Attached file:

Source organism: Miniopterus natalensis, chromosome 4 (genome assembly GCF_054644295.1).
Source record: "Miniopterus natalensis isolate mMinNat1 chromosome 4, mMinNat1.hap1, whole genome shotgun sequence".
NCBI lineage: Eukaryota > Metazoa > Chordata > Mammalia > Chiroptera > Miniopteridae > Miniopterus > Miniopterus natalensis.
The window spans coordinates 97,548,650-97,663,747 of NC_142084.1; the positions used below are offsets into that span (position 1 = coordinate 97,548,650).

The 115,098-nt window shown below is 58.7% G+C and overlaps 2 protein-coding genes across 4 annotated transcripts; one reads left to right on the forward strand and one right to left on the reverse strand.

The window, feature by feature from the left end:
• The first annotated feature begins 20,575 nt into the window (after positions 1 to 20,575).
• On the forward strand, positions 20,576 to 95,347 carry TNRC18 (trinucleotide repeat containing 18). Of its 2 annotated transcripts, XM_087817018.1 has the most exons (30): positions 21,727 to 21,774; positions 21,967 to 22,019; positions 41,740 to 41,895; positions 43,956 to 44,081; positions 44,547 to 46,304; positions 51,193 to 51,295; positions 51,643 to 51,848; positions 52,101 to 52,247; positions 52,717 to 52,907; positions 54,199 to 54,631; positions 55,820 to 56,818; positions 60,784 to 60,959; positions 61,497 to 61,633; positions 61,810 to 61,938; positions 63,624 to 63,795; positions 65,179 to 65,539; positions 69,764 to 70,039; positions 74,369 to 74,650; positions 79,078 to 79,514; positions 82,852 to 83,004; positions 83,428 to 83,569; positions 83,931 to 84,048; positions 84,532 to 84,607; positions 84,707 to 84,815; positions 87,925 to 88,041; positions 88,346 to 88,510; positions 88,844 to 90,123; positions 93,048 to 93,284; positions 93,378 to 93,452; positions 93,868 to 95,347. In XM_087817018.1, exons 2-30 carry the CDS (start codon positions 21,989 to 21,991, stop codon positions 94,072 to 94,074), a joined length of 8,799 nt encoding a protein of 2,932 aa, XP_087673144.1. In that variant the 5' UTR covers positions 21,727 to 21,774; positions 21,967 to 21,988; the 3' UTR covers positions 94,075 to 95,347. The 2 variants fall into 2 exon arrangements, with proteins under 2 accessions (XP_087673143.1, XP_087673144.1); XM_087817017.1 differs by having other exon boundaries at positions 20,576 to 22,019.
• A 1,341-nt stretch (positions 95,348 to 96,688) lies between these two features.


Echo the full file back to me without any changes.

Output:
Source organism: Miniopterus natalensis, chromosome 4 (genome assembly GCF_054644295.1).
Source record: "Miniopterus natalensis isolate mMinNat1 chromosome 4, mMinNat1.hap1, whole genome shotgun sequence".
NCBI lineage: Eukaryota > Metazoa > Chordata > Mammalia > Chiroptera > Miniopteridae > Miniopterus > Miniopterus natalensis.
The window spans coordinates 97,548,650-97,663,747 of NC_142084.1; the positions used below are offsets into that span (position 1 = coordinate 97,548,650).

The 115,098-nt window shown below is 58.7% G+C and overlaps 2 protein-coding genes across 4 annotated transcripts; one reads left to right on the forward strand and one right to left on the reverse strand.

The window, feature by feature from the left end:
• The first annotated feature begins 20,575 nt into the window (after positions 1 to 20,575).
• On the forward strand, positions 20,576 to 95,347 carry TNRC18 (trinucleotide repeat containing 18). Of its 2 annotated transcripts, XM_087817018.1 has the most exons (30): positions 21,727 to 21,774; positions 21,967 to 22,019; positions 41,740 to 41,895; positions 43,956 to 44,081; positions 44,547 to 46,304; positions 51,193 to 51,295; positions 51,643 to 51,848; positions 52,101 to 52,247; positions 52,717 to 52,907; positions 54,199 to 54,631; positions 55,820 to 56,818; positions 60,784 to 60,959; positions 61,497 to 61,633; positions 61,810 to 61,938; positions 63,624 to 63,795; positions 65,179 to 65,539; positions 69,764 to 70,039; positions 74,369 to 74,650; positions 79,078 to 79,514; positions 82,852 to 83,004; positions 83,428 to 83,569; positions 83,931 to 84,048; positions 84,532 to 84,607; positions 84,707 to 84,815; positions 87,925 to 88,041; positions 88,346 to 88,510; positions 88,844 to 90,123; positions 93,048 to 93,284; positions 93,378 to 93,452; positions 93,868 to 95,347. In XM_087817018.1, exons 2-30 carry the CDS (start codon positions 21,989 to 21,991, stop codon positions 94,072 to 94,074), a joined length of 8,799 nt encoding a protein of 2,932 aa, XP_087673144.1. In that variant the 5' UTR covers positions 21,727 to 21,774; positions 21,967 to 21,988; the 3' UTR covers positions 94,075 to 95,347. The 2 variants fall into 2 exon arrangements, with proteins under 2 accessions (XP_087673143.1, XP_087673144.1); XM_087817017.1 differs by having other exon boundaries at positions 20,576 to 22,019.
• A 1,341-nt stretch (positions 95,348 to 96,688) lies between these two features.